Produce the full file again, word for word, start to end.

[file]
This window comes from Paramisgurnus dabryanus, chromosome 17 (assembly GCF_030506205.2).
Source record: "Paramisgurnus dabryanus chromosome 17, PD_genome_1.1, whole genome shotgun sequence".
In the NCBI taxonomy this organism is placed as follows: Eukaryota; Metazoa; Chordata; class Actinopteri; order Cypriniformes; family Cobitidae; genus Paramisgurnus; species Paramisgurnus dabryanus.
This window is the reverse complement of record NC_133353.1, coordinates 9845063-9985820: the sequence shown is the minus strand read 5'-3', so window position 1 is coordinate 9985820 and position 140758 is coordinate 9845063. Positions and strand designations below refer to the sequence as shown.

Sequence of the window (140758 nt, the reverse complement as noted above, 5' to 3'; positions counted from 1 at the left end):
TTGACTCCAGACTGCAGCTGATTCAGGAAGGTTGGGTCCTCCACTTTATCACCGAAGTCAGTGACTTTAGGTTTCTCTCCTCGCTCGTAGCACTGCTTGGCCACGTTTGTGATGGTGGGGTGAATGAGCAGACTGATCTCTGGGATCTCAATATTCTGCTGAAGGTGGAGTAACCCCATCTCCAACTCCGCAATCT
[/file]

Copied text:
This window comes from Paramisgurnus dabryanus, chromosome 17 (assembly GCF_030506205.2).
Source record: "Paramisgurnus dabryanus chromosome 17, PD_genome_1.1, whole genome shotgun sequence".
In the NCBI taxonomy this organism is placed as follows: Eukaryota; Metazoa; Chordata; class Actinopteri; order Cypriniformes; family Cobitidae; genus Paramisgurnus; species Paramisgurnus dabryanus.
This window is the reverse complement of record NC_133353.1, coordinates 9845063-9985820: the sequence shown is the minus strand read 5'-3', so window position 1 is coordinate 9985820 and position 140758 is coordinate 9845063. Positions and strand designations below refer to the sequence as shown.

Sequence of the window (140758 nt, the reverse complement as noted above, 5' to 3'; positions counted from 1 at the left end):
TTGACTCCAGACTGCAGCTGATTCAGGAAGGTTGGGTCCTCCACTTTATCACCGAAGTCAGTGACTTTAGGTTTCTCTCCTCGCTCGTAGCACTGCTTGGCCACGTTTGTGATGGTGGGGTGAATGAGCAGACTGATCTCTGGGATCTCAATATTCTGCTGAAGGTGGAGTAACCCCATCTCCAACTCCGCAATCT